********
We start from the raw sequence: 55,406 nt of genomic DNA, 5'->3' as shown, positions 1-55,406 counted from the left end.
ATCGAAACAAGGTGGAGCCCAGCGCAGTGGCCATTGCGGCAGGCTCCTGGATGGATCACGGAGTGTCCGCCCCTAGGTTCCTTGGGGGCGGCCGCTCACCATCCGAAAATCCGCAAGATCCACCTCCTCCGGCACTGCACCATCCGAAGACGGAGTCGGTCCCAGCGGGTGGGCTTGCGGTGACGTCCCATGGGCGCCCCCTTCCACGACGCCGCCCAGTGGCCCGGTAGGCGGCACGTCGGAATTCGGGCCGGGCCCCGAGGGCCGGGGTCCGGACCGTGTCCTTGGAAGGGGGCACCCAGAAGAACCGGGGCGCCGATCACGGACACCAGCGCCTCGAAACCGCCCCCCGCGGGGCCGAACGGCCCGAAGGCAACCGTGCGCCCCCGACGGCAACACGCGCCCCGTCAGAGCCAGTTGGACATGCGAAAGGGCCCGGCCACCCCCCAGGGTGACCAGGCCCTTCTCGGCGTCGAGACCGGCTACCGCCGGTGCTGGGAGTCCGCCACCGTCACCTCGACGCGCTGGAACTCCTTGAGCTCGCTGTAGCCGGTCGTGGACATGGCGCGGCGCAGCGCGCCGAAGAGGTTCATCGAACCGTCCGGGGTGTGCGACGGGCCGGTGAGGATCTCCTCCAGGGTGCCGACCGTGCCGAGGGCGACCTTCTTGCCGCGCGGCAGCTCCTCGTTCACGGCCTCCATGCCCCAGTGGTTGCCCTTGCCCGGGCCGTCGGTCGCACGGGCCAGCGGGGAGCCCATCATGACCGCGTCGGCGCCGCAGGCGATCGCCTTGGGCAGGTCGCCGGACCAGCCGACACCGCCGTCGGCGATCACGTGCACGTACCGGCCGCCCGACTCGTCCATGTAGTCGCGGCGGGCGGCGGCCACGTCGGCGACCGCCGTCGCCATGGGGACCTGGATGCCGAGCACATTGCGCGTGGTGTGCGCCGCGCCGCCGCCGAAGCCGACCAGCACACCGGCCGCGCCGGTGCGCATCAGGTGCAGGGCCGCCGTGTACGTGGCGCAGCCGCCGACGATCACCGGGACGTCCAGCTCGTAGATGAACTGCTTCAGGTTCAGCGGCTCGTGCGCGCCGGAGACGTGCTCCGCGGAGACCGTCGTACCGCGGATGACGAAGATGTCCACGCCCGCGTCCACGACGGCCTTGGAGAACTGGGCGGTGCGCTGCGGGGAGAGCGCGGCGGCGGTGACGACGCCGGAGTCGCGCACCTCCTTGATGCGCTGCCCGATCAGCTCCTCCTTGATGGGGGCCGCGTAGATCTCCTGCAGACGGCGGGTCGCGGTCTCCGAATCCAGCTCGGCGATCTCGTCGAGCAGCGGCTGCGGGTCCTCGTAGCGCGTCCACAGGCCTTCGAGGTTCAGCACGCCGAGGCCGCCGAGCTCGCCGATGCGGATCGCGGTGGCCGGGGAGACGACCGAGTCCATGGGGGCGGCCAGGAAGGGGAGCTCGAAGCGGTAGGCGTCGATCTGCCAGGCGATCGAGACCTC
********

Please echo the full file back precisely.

We start from the raw sequence: 55,406 nt of genomic DNA, 5'->3' as shown, positions 1-55,406 counted from the left end.
ATCGAAACAAGGTGGAGCCCAGCGCAGTGGCCATTGCGGCAGGCTCCTGGATGGATCACGGAGTGTCCGCCCCTAGGTTCCTTGGGGGCGGCCGCTCACCATCCGAAAATCCGCAAGATCCACCTCCTCCGGCACTGCACCATCCGAAGACGGAGTCGGTCCCAGCGGGTGGGCTTGCGGTGACGTCCCATGGGCGCCCCCTTCCACGACGCCGCCCAGTGGCCCGGTAGGCGGCACGTCGGAATTCGGGCCGGGCCCCGAGGGCCGGGGTCCGGACCGTGTCCTTGGAAGGGGGCACCCAGAAGAACCGGGGCGCCGATCACGGACACCAGCGCCTCGAAACCGCCCCCCGCGGGGCCGAACGGCCCGAAGGCAACCGTGCGCCCCCGACGGCAACACGCGCCCCGTCAGAGCCAGTTGGACATGCGAAAGGGCCCGGCCACCCCCCAGGGTGACCAGGCCCTTCTCGGCGTCGAGACCGGCTACCGCCGGTGCTGGGAGTCCGCCACCGTCACCTCGACGCGCTGGAACTCCTTGAGCTCGCTGTAGCCGGTCGTGGACATGGCGCGGCGCAGCGCGCCGAAGAGGTTCATCGAACCGTCCGGGGTGTGCGACGGGCCGGTGAGGATCTCCTCCAGGGTGCCGACCGTGCCGAGGGCGACCTTCTTGCCGCGCGGCAGCTCCTCGTTCACGGCCTCCATGCCCCAGTGGTTGCCCTTGCCCGGGCCGTCGGTCGCACGGGCCAGCGGGGAGCCCATCATGACCGCGTCGGCGCCGCAGGCGATCGCCTTGGGCAGGTCGCCGGACCAGCCGACACCGCCGTCGGCGATCACGTGCACGTACCGGCCGCCCGACTCGTCCATGTAGTCGCGGCGGGCGGCGGCCACGTCGGCGACCGCCGTCGCCATGGGGACCTGGATGCCGAGCACATTGCGCGTGGTGTGCGCCGCGCCGCCGCCGAAGCCGACCAGCACACCGGCCGCGCCGGTGCGCATCAGGTGCAGGGCCGCCGTGTACGTGGCGCAGCCGCCGACGATCACCGGGACGTCCAGCTCGTAGATGAACTGCTTCAGGTTCAGCGGCTCGTGCGCGCCGGAGACGTGCTCCGCGGAGACCGTCGTACCGCGGATGACGAAGATGTCCACGCCCGCGTCCACGACGGCCTTGGAGAACTGGGCGGTGCGCTGCGGGGAGAGCGCGGCGGCGGTGACGACGCCGGAGTCGCGCACCTCCTTGATGCGCTGCCCGATCAGCTCCTCCTTGATGGGGGCCGCGTAGATCTCCTGCAGACGGCGGGTCGCGGTCTCCGAATCCAGCTCGGCGATCTCGTCGAGCAGCGGCTGCGGGTCCTCGTAGCGCGTCCACAGGCCTTCGAGGTTCAGCACGCCGAGGCCGCCGAGCTCGCCGATGCGGATCGCGGTGGCCGGGGAGACGACCGAGTCCATGGGGGCGGCCAGGAAGGGGAGCTCGAAGCGGTAGGCGTCGATCTGCCAGGCGATCGAGACCTC